But the centuries went by, and you’d forgive people for getting a little pessimistic. Some of them gave up on that hope. Some of them figured God must need a little help, and so they concentrated on doing what they could to speed that day along, thinking that it all depended on them. Some assumed that any hope their faith offered was for the world in which they were living, and so they tried to fit their faith to that world.
    In that climate, Jesus came. And he said things like, “For judgment I have come into this world, so that the blind will see and those who see will become blind.” Only, he didn’t just say it. He actually healed the blind. With a little spit and dirt, or with a touch, or just with a word, blind people could see. And not just spiritually, either, although getting their sight back must have helped a lot spiritually.
    Of course, Jesus didn’t heal all the blind people in the world. His intention was more to make a statement: “That day that the prophets looked forward to? It’s here. The poor are hearing good news, prisoners are free, the blind can see, the oppressed are liberated. I’m announcing that the time of God’s favor is here.”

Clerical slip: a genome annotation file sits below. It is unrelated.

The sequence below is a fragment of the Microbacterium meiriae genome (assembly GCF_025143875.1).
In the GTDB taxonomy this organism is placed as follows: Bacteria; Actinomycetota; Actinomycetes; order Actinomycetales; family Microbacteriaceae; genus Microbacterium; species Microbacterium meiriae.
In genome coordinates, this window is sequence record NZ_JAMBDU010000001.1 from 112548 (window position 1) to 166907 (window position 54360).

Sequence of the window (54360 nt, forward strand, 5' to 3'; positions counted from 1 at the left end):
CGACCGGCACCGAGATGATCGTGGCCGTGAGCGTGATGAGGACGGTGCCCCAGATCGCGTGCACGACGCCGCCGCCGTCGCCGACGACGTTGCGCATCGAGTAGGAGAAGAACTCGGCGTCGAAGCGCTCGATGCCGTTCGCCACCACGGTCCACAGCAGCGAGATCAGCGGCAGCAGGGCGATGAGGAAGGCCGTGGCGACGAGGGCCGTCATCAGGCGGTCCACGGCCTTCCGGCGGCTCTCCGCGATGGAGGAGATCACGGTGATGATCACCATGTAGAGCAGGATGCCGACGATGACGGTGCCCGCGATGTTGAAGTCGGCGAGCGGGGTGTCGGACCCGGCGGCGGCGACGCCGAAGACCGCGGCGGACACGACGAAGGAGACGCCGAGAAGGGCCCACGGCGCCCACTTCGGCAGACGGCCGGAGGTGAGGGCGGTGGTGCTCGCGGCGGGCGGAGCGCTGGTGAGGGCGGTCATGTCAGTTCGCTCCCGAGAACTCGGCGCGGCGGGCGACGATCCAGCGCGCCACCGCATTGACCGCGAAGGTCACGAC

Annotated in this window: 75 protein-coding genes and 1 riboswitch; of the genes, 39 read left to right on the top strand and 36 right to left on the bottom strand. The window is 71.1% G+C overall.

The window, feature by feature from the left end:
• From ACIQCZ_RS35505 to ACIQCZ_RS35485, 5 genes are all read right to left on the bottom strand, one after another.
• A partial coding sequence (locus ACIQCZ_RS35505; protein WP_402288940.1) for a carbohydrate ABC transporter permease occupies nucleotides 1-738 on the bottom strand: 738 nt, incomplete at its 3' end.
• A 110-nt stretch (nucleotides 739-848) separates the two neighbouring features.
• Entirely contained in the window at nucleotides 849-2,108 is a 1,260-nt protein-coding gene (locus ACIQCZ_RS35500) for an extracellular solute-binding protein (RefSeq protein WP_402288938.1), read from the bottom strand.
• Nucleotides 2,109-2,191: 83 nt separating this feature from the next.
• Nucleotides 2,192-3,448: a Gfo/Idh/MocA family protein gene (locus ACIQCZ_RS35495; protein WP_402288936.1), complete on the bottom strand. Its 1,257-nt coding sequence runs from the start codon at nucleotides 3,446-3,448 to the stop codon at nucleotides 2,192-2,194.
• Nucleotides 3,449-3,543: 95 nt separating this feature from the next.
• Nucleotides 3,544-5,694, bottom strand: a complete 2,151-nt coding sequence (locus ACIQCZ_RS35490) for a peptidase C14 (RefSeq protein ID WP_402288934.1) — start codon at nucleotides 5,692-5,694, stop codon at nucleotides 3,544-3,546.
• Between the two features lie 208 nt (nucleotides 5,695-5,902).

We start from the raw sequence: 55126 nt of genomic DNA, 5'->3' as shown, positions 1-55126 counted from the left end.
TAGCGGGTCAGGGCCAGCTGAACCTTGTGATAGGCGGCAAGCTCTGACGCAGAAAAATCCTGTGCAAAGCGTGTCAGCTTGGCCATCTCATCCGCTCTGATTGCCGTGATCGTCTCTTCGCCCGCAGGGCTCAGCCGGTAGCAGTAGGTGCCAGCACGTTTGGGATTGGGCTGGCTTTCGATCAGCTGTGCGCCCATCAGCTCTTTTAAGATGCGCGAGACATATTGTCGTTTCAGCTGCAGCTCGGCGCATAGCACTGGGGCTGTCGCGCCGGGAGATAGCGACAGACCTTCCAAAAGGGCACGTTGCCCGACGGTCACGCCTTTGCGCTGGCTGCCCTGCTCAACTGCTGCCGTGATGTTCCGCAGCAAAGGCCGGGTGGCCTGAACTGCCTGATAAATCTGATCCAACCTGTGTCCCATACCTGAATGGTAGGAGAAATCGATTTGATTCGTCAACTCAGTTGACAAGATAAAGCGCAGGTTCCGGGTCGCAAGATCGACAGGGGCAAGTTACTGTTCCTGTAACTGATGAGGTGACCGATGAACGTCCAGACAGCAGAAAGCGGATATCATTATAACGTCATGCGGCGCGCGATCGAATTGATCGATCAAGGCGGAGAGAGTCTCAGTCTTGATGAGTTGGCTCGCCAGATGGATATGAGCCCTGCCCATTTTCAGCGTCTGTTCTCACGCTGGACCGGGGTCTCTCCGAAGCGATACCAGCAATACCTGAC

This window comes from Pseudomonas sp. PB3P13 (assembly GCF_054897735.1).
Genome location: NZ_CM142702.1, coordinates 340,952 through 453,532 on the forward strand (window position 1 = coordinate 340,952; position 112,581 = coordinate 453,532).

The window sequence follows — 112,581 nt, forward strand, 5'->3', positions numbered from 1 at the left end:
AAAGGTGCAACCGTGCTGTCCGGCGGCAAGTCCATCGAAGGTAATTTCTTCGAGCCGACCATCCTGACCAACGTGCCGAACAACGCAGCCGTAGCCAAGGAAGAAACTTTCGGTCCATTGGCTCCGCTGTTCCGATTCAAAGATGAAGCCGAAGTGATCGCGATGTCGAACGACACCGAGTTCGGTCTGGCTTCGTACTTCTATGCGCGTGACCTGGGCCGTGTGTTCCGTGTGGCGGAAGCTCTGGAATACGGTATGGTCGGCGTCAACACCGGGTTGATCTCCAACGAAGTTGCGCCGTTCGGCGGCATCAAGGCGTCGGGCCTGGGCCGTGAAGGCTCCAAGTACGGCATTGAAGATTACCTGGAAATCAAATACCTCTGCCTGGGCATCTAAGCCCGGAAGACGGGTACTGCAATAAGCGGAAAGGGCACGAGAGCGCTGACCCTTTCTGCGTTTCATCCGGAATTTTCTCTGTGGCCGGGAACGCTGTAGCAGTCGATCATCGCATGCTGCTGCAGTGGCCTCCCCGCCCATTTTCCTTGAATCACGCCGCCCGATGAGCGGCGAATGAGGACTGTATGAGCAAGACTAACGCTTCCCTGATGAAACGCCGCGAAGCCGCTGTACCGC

So, while we still wait, we wait in a different way than did Isaiah. We’ve seen God’s deliverance. In Jesus, we’ve seen and know it. And though we wait for his return until the creation is redeemed, we know that through Jesus that redemption is here and has begun.
    Jesus said, paradoxically, that his coming will make some people blind, however. So let’s open our eyes, instead, and trust in his goodness, power, and faithfulness - that he will make good on his promise to put behind us all that hurts us. And let’s proclaim in the name of Jesus that “That Day” has dawned.
    There’ll be much to see. But, thanks be to God through Jesus Christ, we’ll have forever to see it.